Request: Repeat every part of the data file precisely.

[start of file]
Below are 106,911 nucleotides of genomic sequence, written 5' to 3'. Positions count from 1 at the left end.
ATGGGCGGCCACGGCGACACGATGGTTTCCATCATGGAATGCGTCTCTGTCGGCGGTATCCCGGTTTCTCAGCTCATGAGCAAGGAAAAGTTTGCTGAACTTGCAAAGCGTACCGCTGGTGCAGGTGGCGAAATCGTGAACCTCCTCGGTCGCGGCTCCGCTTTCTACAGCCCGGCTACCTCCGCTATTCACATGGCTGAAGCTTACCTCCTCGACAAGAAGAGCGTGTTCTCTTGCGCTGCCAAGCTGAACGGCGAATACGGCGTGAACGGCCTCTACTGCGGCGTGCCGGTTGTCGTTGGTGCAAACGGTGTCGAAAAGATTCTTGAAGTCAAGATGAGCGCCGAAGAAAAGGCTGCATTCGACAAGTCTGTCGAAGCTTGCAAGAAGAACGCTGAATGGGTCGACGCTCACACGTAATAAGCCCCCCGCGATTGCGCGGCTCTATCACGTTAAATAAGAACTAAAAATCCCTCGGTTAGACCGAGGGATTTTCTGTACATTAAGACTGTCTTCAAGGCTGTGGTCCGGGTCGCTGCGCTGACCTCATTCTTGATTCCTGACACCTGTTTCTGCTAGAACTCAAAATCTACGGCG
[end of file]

Below are 106,911 nucleotides of genomic sequence, written 5' to 3'. Positions count from 1 at the left end.
ATGGGCGGCCACGGCGACACGATGGTTTCCATCATGGAATGCGTCTCTGTCGGCGGTATCCCGGTTTCTCAGCTCATGAGCAAGGAAAAGTTTGCTGAACTTGCAAAGCGTACCGCTGGTGCAGGTGGCGAAATCGTGAACCTCCTCGGTCGCGGCTCCGCTTTCTACAGCCCGGCTACCTCCGCTATTCACATGGCTGAAGCTTACCTCCTCGACAAGAAGAGCGTGTTCTCTTGCGCTGCCAAGCTGAACGGCGAATACGGCGTGAACGGCCTCTACTGCGGCGTGCCGGTTGTCGTTGGTGCAAACGGTGTCGAAAAGATTCTTGAAGTCAAGATGAGCGCCGAAGAAAAGGCTGCATTCGACAAGTCTGTCGAAGCTTGCAAGAAGAACGCTGAATGGGTCGACGCTCACACGTAATAAGCCCCCCGCGATTGCGCGGCTCTATCACGTTAAATAAGAACTAAAAATCCCTCGGTTAGACCGAGGGATTTTCTGTACATTAAGACTGTCTTCAAGGCTGTGGTCCGGGTCGCTGCGCTGACCTCATTCTTGATTCCTGACACCTGTTTCTGCTAGAACTCAAAATCTACGGCG